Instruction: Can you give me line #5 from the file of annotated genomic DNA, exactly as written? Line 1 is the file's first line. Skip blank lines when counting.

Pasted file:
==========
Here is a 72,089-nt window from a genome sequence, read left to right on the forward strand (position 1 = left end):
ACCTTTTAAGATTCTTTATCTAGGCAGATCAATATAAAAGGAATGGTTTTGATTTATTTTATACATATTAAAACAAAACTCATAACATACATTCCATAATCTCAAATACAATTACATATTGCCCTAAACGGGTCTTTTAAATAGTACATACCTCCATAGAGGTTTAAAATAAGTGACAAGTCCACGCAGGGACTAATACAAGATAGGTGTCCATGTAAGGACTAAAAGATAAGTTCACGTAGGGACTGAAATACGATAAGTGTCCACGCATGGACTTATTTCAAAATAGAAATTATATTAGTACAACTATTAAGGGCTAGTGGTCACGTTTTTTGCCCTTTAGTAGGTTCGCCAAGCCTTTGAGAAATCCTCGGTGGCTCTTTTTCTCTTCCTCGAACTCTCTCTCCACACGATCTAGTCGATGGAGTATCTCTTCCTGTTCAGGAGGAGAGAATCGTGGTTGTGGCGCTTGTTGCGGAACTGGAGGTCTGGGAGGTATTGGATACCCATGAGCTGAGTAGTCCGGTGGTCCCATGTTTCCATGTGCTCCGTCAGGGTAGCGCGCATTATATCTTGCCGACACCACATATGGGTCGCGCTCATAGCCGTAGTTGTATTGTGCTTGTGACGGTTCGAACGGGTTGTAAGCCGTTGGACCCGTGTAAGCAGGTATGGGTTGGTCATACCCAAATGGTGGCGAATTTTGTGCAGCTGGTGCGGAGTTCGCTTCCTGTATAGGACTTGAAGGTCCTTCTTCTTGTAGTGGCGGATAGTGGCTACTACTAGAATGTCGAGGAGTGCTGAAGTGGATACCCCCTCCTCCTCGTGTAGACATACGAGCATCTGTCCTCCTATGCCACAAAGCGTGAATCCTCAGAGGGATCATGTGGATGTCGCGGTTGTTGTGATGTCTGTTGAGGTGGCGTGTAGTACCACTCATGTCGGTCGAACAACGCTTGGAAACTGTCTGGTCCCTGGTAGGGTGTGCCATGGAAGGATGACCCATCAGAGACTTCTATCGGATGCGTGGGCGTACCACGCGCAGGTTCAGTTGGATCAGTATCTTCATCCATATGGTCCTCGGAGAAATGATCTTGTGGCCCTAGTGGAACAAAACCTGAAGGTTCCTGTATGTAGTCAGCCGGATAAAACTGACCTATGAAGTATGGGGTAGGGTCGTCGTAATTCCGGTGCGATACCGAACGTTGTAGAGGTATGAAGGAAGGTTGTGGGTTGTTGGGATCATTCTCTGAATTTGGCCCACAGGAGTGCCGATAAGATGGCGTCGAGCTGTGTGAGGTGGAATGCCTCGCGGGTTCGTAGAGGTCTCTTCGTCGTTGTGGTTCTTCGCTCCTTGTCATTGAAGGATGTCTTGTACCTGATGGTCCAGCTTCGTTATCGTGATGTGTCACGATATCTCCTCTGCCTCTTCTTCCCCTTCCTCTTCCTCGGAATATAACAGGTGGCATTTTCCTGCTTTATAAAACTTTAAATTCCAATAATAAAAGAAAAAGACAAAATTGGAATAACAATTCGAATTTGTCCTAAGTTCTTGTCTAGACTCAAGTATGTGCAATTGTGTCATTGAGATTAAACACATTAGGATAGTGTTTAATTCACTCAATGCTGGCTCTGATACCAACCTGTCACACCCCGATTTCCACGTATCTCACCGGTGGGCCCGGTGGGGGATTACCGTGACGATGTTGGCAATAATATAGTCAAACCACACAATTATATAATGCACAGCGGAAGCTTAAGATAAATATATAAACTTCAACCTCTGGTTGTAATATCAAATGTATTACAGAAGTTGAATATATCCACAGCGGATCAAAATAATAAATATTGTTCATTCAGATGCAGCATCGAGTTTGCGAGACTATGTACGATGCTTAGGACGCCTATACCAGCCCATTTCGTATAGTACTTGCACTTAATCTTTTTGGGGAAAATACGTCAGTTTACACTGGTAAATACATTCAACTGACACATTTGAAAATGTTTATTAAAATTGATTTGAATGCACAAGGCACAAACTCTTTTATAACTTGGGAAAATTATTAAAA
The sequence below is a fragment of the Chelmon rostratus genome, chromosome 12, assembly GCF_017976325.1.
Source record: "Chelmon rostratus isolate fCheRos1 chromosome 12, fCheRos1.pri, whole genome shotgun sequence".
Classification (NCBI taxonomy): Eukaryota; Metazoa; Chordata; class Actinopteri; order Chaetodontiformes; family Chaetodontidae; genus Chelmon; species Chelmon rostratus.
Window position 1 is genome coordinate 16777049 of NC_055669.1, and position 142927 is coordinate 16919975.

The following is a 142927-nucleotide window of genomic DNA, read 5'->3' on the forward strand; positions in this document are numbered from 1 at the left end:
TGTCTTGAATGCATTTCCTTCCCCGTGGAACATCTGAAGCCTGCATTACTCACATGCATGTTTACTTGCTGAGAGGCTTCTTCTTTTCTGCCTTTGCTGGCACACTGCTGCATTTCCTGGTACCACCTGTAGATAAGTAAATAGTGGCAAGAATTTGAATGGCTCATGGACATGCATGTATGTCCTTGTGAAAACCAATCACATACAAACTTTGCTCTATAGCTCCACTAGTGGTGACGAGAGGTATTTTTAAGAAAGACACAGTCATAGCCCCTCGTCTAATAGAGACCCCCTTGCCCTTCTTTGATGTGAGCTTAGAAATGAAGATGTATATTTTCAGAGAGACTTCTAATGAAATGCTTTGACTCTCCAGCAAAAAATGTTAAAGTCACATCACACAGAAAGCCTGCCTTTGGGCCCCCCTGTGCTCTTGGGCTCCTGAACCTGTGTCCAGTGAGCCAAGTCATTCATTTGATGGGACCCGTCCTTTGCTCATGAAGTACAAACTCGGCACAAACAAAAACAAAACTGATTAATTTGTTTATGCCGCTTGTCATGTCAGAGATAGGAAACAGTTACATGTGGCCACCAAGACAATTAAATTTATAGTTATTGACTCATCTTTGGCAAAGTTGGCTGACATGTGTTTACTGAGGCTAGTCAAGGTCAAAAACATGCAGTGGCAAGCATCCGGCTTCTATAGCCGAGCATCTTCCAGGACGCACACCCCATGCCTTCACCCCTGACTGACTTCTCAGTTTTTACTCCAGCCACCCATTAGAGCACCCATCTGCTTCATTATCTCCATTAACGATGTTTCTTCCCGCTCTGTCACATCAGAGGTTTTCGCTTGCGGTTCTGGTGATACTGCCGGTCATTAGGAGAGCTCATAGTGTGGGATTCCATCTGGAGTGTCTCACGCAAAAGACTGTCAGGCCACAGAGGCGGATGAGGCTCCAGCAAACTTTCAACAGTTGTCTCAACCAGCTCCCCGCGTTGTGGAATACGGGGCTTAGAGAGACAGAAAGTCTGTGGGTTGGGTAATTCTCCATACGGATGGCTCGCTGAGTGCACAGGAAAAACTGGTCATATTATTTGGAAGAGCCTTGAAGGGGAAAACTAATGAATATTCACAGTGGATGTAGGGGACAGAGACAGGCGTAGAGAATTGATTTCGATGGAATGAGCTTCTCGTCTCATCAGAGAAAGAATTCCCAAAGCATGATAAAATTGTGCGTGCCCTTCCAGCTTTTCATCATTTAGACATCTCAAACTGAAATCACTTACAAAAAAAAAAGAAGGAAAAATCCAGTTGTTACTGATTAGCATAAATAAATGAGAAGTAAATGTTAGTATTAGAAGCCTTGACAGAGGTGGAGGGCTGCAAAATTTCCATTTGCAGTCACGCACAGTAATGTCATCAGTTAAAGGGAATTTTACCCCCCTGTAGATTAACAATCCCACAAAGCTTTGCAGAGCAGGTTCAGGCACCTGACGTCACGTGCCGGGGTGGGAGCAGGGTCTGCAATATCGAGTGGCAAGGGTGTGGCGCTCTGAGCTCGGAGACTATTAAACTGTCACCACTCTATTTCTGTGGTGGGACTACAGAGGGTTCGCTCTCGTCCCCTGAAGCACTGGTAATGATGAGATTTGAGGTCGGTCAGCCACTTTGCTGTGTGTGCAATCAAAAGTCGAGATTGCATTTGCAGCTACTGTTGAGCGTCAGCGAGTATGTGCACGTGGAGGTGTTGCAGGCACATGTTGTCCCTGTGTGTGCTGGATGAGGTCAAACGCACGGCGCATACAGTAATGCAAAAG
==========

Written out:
Classification (NCBI taxonomy): Eukaryota; Metazoa; Chordata; class Actinopteri; order Chaetodontiformes; family Chaetodontidae; genus Chelmon; species Chelmon rostratus.